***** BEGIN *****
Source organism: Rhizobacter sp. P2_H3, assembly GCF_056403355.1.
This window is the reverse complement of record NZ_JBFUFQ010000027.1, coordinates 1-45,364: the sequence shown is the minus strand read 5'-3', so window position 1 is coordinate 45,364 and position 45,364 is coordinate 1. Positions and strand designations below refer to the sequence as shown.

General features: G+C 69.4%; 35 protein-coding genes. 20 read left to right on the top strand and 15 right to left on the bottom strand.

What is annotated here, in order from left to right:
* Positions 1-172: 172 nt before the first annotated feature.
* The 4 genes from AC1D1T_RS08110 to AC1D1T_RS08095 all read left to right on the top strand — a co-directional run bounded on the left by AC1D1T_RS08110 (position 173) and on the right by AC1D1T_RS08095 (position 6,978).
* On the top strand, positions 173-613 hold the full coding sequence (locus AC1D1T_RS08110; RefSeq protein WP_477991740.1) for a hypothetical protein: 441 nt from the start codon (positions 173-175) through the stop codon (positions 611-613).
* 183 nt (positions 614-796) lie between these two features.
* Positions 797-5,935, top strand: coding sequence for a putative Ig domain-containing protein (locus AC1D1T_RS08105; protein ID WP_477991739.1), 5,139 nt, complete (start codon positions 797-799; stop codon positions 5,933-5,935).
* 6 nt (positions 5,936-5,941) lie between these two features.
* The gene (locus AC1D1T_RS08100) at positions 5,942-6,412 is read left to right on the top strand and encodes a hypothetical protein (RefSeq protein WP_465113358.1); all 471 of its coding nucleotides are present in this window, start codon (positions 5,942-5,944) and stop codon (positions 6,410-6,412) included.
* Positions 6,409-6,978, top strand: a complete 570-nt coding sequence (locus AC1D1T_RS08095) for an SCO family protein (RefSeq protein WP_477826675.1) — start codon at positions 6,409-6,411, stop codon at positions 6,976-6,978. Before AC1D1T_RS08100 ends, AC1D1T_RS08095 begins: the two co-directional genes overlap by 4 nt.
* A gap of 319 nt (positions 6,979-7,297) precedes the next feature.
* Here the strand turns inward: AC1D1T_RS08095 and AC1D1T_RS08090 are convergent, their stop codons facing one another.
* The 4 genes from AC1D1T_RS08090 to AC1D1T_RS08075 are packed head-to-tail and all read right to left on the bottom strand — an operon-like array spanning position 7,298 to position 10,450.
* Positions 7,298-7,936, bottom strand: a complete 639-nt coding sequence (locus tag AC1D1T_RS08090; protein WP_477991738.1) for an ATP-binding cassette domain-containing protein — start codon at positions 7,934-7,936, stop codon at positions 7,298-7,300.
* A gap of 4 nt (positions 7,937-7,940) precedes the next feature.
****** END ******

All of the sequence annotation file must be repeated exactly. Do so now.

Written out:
Source organism: Rhizobacter sp. P2_H3, assembly GCF_056403355.1.
This window is the reverse complement of record NZ_JBFUFQ010000027.1, coordinates 1-45,364: the sequence shown is the minus strand read 5'-3', so window position 1 is coordinate 45,364 and position 45,364 is coordinate 1. Positions and strand designations below refer to the sequence as shown.

General features: G+C 69.4%; 35 protein-coding genes. 20 read left to right on the top strand and 15 right to left on the bottom strand.

What is annotated here, in order from left to right:
* Positions 1-172: 172 nt before the first annotated feature.
* The 4 genes from AC1D1T_RS08110 to AC1D1T_RS08095 all read left to right on the top strand — a co-directional run bounded on the left by AC1D1T_RS08110 (position 173) and on the right by AC1D1T_RS08095 (position 6,978).
* On the top strand, positions 173-613 hold the full coding sequence (locus AC1D1T_RS08110; RefSeq protein WP_477991740.1) for a hypothetical protein: 441 nt from the start codon (positions 173-175) through the stop codon (positions 611-613).
* 183 nt (positions 614-796) lie between these two features.
* Positions 797-5,935, top strand: coding sequence for a putative Ig domain-containing protein (locus AC1D1T_RS08105; protein ID WP_477991739.1), 5,139 nt, complete (start codon positions 797-799; stop codon positions 5,933-5,935).
* 6 nt (positions 5,936-5,941) lie between these two features.
* The gene (locus AC1D1T_RS08100) at positions 5,942-6,412 is read left to right on the top strand and encodes a hypothetical protein (RefSeq protein WP_465113358.1); all 471 of its coding nucleotides are present in this window, start codon (positions 5,942-5,944) and stop codon (positions 6,410-6,412) included.
* Positions 6,409-6,978, top strand: a complete 570-nt coding sequence (locus AC1D1T_RS08095) for an SCO family protein (RefSeq protein WP_477826675.1) — start codon at positions 6,409-6,411, stop codon at positions 6,976-6,978. Before AC1D1T_RS08100 ends, AC1D1T_RS08095 begins: the two co-directional genes overlap by 4 nt.
* A gap of 319 nt (positions 6,979-7,297) precedes the next feature.
* Here the strand turns inward: AC1D1T_RS08095 and AC1D1T_RS08090 are convergent, their stop codons facing one another.
* The 4 genes from AC1D1T_RS08090 to AC1D1T_RS08075 are packed head-to-tail and all read right to left on the bottom strand — an operon-like array spanning position 7,298 to position 10,450.
* Positions 7,298-7,936, bottom strand: a complete 639-nt coding sequence (locus tag AC1D1T_RS08090; protein WP_477991738.1) for an ATP-binding cassette domain-containing protein — start codon at positions 7,934-7,936, stop codon at positions 7,298-7,300.
* A gap of 4 nt (positions 7,937-7,940) precedes the next feature.